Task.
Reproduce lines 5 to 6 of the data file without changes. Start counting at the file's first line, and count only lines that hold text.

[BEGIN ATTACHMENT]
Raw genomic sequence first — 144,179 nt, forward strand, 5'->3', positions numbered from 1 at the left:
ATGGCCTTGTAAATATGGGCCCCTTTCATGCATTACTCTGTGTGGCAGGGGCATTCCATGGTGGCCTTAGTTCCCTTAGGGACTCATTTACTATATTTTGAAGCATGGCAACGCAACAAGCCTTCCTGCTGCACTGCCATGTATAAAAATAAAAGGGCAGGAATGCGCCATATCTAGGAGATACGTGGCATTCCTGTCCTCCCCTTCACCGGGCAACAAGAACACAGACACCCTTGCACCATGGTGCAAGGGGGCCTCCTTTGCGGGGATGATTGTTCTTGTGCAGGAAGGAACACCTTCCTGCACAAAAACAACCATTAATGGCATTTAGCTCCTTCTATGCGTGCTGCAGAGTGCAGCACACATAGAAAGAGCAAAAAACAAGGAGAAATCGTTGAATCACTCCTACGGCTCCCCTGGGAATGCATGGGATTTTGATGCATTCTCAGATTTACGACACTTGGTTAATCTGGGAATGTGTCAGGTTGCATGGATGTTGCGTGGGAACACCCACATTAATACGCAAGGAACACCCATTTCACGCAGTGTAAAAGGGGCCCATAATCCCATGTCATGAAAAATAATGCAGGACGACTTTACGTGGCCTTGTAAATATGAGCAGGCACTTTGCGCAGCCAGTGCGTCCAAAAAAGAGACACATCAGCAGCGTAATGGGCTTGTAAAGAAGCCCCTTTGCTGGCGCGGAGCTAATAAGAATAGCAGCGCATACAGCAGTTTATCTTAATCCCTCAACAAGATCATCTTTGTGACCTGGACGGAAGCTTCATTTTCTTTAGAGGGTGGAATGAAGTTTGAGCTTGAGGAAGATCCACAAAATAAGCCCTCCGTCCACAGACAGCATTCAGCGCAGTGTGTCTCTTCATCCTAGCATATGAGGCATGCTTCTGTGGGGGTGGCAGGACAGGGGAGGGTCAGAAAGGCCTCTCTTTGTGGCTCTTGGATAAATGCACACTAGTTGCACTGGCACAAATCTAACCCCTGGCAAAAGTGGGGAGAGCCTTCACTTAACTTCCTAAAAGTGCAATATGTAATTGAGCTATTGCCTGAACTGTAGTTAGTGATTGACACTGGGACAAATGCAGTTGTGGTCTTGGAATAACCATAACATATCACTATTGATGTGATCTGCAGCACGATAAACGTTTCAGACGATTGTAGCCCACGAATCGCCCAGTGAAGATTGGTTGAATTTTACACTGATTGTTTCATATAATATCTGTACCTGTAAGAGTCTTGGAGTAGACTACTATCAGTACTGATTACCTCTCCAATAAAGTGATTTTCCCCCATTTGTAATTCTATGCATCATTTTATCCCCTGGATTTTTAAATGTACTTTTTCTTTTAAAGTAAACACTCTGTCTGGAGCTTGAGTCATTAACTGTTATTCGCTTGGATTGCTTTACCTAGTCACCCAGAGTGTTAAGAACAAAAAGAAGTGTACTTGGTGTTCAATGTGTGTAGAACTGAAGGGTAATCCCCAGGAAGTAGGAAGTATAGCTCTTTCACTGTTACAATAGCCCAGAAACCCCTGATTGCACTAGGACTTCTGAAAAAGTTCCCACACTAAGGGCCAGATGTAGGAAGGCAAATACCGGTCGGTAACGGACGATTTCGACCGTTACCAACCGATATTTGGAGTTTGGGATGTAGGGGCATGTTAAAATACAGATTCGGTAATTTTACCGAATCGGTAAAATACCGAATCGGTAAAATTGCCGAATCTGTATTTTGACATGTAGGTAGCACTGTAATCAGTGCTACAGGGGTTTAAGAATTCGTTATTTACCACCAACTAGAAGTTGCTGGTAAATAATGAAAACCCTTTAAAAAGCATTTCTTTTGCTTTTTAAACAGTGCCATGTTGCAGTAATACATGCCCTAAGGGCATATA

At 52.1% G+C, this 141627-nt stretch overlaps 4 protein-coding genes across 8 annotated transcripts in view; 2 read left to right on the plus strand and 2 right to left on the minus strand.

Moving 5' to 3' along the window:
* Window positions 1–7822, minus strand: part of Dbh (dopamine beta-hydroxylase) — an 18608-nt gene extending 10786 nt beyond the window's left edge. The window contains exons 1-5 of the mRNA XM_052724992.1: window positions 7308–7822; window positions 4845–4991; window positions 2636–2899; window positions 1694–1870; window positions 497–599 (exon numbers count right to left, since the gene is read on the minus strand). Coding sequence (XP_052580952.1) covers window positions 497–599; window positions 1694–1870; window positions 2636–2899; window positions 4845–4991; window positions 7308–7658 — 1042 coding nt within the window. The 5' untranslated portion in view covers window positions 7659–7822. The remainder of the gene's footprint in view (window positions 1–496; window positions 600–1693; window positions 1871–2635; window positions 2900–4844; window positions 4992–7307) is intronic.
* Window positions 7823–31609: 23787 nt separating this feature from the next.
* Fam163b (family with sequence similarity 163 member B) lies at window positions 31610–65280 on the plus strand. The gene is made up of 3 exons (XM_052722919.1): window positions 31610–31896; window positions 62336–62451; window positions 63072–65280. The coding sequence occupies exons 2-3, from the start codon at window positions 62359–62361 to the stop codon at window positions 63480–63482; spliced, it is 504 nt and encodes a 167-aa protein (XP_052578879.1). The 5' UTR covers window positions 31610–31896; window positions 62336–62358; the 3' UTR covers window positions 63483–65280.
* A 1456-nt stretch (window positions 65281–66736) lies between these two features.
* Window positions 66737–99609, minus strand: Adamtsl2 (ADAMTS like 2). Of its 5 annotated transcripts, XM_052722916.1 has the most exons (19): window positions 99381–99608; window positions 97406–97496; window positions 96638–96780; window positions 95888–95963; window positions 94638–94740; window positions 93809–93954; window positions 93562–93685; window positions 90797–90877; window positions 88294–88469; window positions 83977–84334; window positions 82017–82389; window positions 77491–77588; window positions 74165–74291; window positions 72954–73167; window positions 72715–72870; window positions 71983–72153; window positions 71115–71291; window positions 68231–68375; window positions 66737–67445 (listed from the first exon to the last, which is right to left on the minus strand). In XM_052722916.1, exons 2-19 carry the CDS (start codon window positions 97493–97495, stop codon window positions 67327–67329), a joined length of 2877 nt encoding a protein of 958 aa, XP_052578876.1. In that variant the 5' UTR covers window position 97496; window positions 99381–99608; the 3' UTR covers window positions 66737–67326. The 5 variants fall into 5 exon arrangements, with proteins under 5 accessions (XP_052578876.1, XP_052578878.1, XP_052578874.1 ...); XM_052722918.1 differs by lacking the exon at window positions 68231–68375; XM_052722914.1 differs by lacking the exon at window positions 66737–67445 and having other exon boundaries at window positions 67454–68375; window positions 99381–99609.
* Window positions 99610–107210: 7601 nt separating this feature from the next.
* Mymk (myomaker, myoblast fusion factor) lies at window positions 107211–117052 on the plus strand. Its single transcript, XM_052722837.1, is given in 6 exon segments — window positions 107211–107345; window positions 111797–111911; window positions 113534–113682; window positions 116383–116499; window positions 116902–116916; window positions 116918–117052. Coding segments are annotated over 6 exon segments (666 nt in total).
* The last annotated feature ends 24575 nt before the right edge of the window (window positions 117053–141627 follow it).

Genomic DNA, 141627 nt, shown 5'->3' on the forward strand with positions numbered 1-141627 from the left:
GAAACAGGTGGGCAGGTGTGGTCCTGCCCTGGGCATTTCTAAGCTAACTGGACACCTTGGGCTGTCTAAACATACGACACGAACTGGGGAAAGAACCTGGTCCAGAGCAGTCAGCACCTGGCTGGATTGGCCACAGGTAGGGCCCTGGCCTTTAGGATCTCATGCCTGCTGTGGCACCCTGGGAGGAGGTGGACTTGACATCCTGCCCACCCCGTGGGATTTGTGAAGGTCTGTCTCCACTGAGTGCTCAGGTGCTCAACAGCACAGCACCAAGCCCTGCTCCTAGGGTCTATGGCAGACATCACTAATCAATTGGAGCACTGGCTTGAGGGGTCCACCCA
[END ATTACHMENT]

* Window positions 1–7822, minus strand: part of Dbh (dopamine beta-hydroxylase) — an 18608-nt gene extending 10786 nt beyond the window's left edge. The window contains exons 1-5 of the mRNA XM_052724992.1: window positions 7308–7822; window positions 4845–4991; window positions 2636–2899; window positions 1694–1870; window positions 497–599 (exon numbers count right to left, since the gene is read on the minus strand). Coding sequence (XP_052580952.1) covers window positions 497–599; window positions 1694–1870; window positions 2636–2899; window positions 4845–4991; window positions 7308–7658 — 1042 coding nt within the window. The 5' untranslated portion in view covers window positions 7659–7822. The remainder of the gene's footprint in view (window positions 1–496; window positions 600–1693; window positions 1871–2635; window positions 2900–4844; window positions 4992–7307) is intronic.
* Window positions 7823–31609: 23787 nt separating this feature from the next.